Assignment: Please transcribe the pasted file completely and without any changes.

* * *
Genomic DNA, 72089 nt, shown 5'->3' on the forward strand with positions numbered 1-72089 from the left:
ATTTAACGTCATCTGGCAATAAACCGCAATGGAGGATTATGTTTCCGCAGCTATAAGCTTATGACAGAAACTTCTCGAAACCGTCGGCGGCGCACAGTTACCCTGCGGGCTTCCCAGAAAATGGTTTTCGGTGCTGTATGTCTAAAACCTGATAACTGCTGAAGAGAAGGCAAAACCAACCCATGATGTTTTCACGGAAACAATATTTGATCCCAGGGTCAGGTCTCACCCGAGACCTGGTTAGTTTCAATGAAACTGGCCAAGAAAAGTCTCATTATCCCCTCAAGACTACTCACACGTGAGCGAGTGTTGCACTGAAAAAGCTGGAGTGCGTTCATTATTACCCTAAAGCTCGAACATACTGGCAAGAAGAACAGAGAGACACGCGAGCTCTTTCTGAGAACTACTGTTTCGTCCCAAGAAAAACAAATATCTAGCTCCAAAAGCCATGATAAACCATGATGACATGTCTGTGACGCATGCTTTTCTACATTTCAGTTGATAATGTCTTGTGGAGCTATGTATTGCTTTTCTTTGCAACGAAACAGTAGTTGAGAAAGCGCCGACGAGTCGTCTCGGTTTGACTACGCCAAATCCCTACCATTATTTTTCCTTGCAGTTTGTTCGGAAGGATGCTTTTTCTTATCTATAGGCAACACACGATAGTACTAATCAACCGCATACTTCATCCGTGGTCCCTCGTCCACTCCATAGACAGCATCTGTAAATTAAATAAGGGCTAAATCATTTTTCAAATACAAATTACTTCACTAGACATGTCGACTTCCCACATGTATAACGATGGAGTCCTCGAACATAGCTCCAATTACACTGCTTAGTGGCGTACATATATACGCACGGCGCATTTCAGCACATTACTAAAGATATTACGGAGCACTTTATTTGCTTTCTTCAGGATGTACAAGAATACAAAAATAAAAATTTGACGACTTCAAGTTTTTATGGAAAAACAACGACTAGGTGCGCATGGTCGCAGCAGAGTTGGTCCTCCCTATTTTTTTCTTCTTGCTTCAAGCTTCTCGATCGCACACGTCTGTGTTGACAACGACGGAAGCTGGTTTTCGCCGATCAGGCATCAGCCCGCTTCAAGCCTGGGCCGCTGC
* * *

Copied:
Genomic DNA, 72089 nt, shown 5'->3' on the forward strand with positions numbered 1-72089 from the left:
ATTTAACGTCATCTGGCAATAAACCGCAATGGAGGATTATGTTTCCGCAGCTATAAGCTTATGACAGAAACTTCTCGAAACCGTCGGCGGCGCACAGTTACCCTGCGGGCTTCCCAGAAAATGGTTTTCGGTGCTGTATGTCTAAAACCTGATAACTGCTGAAGAGAAGGCAAAACCAACCCATGATGTTTTCACGGAAACAATATTTGATCCCAGGGTCAGGTCTCACCCGAGACCTGGTTAGTTTCAATGAAACTGGCCAAGAAAAGTCTCATTATCCCCTCAAGACTACTCACACGTGAGCGAGTGTTGCACTGAAAAAGCTGGAGTGCGTTCATTATTACCCTAAAGCTCGAACATACTGGCAAGAAGAACAGAGAGACACGCGAGCTCTTTCTGAGAACTACTGTTTCGTCCCAAGAAAAACAAATATCTAGCTCCAAAAGCCATGATAAACCATGATGACATGTCTGTGACGCATGCTTTTCTACATTTCAGTTGATAATGTCTTGTGGAGCTATGTATTGCTTTTCTTTGCAACGAAACAGTAGTTGAGAAAGCGCCGACGAGTCGTCTCGGTTTGACTACGCCAAATCCCTACCATTATTTTTCCTTGCAGTTTGTTCGGAAGGATGCTTTTTCTTATCTATAGGCAACACACGATAGTACTAATCAACCGCATACTTCATCCGTGGTCCCTCGTCCACTCCATAGACAGCATCTGTAAATTAAATAAGGGCTAAATCATTTTTCAAATACAAATTACTTCACTAGACATGTCGACTTCCCACATGTATAACGATGGAGTCCTCGAACATAGCTCCAATTACACTGCTTAGTGGCGTACATATATACGCACGGCGCATTTCAGCACATTACTAAAGATATTACGGAGCACTTTATTTGCTTTCTTCAGGATGTACAAGAATACAAAAATAAAAATTTGACGACTTCAAGTTTTTATGGAAAAACAACGACTAGGTGCGCATGGTCGCAGCAGAGTTGGTCCTCCCTATTTTTTTCTTCTTGCTTCAAGCTTCTCGATCGCACACGTCTGTGTTGACAACGACGGAAGCTGGTTTTCGCCGATCAGGCATCAGCCCGCTTCAAGCCTGGGCCGCTGC